the greatest amount of information in the shortest and most direct manner, and
so exhibited as to be seen without confusion’ (Gray 1864: 78). This display ideal
has more or less been maintained to this day. However, upholding a linear narrative through select specimens signals to a continued attachment to the ideal of
modernist progress, when perhaps there is value to be found in ‘chaos’.
6. The name was only
officially changed to
the Natural History
Museum in 1992, but
this more historically
common moniker is
used throughout this
7. See MacKenzie (1997).
Size Matters
When Flower installed a modified version of the Index Museum according to
evolutionary principles in the mid- to late 1880s, he also included the skeleton
of a sperm whale, the first in a long line of superlative specimens to feature in
the Central Hall. Once again, Owen had anticipated this tradition. He envisioned the floor of the Central Hall as ‘an open space for the exhibition of a
selection of some of the rarer and more striking specimens of large size’, including skeletons of an elephant, a giraffe, an extinct giant sloth, an ancient moa
bird, a great Irish elk and a whale (1880: 4). In contrast to Owen’s taxonomical
vision for the Index Museum, these most charismatic of megafauna were more
in the vein of the early modern cabinet of curiosities – the Wunderkammer that
is now referenced in the hall’s twenty-first-century Wonder Bays. It was thus
in keeping with the museum’s origin in Hans Sloane’s (1660–1753) collection
of the ‘rare and curious’ acquired in 1753 to form the British Museum (see
the Act of Parliament cited in Flower 1886: 7). At the same time, the animals’
spectacular forms would have evoked the contemporary fair, which the sociologist Tony Bennett has called ‘the museum’s own prehistory come to haunt
it’ (1995: 4). In the sanctified space of the national museum of natural history,
however, the large and exotic animals destined for the Central Hall harboured
clear implications for class and empire.7  213
Pandora Syperek
‘View of Central Hall’ (1888), lithograph depicting the Natural History Museum, in W.H.
Flower, A General Guide to the British Museum (Natural History), London: British
Museum (Natural History) (1891). Photo: courtesy of the author.
214  Journal of Curatorial Studies
Hope in the Archive
This tradition was maintained throughout a succession of display paradigms to feature in the space. The late Victorian imperial expansion and exploration represented by the sperm whale – a species that was heavily hunted
throughout the nineteenth century for spermaceti, oil, ambergris and its ivorylike teeth – were supplanted in 1907 by an early twentieth-century vision of
trophy-hunting colonialism, with taxidermy specimens of African and Asian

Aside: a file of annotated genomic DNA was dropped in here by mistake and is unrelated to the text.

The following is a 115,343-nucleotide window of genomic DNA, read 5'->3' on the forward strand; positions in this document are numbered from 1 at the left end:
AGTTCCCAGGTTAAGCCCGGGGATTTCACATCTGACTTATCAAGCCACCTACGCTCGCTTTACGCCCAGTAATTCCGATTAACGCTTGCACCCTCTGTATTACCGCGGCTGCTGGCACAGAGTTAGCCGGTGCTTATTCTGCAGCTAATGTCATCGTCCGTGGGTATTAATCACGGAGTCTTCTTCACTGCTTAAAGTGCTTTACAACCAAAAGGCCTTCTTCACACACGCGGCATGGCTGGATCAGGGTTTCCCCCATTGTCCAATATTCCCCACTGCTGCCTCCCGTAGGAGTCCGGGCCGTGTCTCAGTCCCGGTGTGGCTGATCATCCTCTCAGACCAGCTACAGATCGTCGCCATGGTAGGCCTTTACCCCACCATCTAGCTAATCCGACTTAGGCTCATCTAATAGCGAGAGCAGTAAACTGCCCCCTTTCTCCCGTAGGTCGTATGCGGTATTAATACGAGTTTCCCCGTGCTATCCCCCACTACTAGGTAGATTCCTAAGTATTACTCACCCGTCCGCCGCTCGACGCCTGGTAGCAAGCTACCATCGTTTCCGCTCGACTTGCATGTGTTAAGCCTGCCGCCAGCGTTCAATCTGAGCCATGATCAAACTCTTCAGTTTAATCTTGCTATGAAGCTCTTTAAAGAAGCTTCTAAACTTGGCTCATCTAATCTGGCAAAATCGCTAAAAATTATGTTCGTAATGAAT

elephants, which remained in the Central Hall for more than 70 years. This
display included two mounted elephant heads flanking the grand staircase,
complemented in 1920 by a bronze relief bust of the naturalist, explorer and
prolific hunter Frederick Courteney Selous (1851–1917).8 In 1931, this exhibit
was accompanied by a diorama installed in one of the bays showing three
South African elephants arranged amidst ‘forest surroundings’, in what then
director Charles Tate Regan (1878–1943) called an attempt to ‘exhibit animals
in their natural habitat’ (1931b: 4, x). By the mid-1970s, other African megafauna were also featured, including hippopotami and rhinoceroses. Finally,
late-twentieth-century edutainment took over in 1979 when the mammals
were replaced with Dippy, originally complemented by a Triceratops skeleton.9
It becomes clear that since its inauguration, the displays of the Central Hall
have shared an emphasis on spectacular size, regardless of the changing exhibition strategies and underlying narratives concerning the natural world.
8. Selous, who was
personally responsible
for the deaths of more
than 2,000 elephants
(Miller 2012: 8), donated
over 5,000 specimens
of plants and animals
to the Natural History
9. For more on dinosaurs
in twentieth-century
popular scientific
culture, see Mitchell
The Ecology of Hope
How might the lone whale skeleton suspended from the ceiling advance
the public understanding of ecology today? On one hand, the sense of awe
imparted in the encounter with such impressive specimens can be seen as
enticing visitors into an ecological mindset. As those responsible for Hope’s
reinstallation, curator Richard Sabin and conservationist Lorraine Cornish,
write, this ambition is reflected in the specimen’s naming, which was intended
by the Natural History Museum to be ‘a symbol of humanity’s power to shape
a sustainable future’ (2019: 66). Ecology, after all, developed not only out of
the scientific findings of the Victorian period, but also through its intermingling with the Romantic natural history that preceded it, including sublime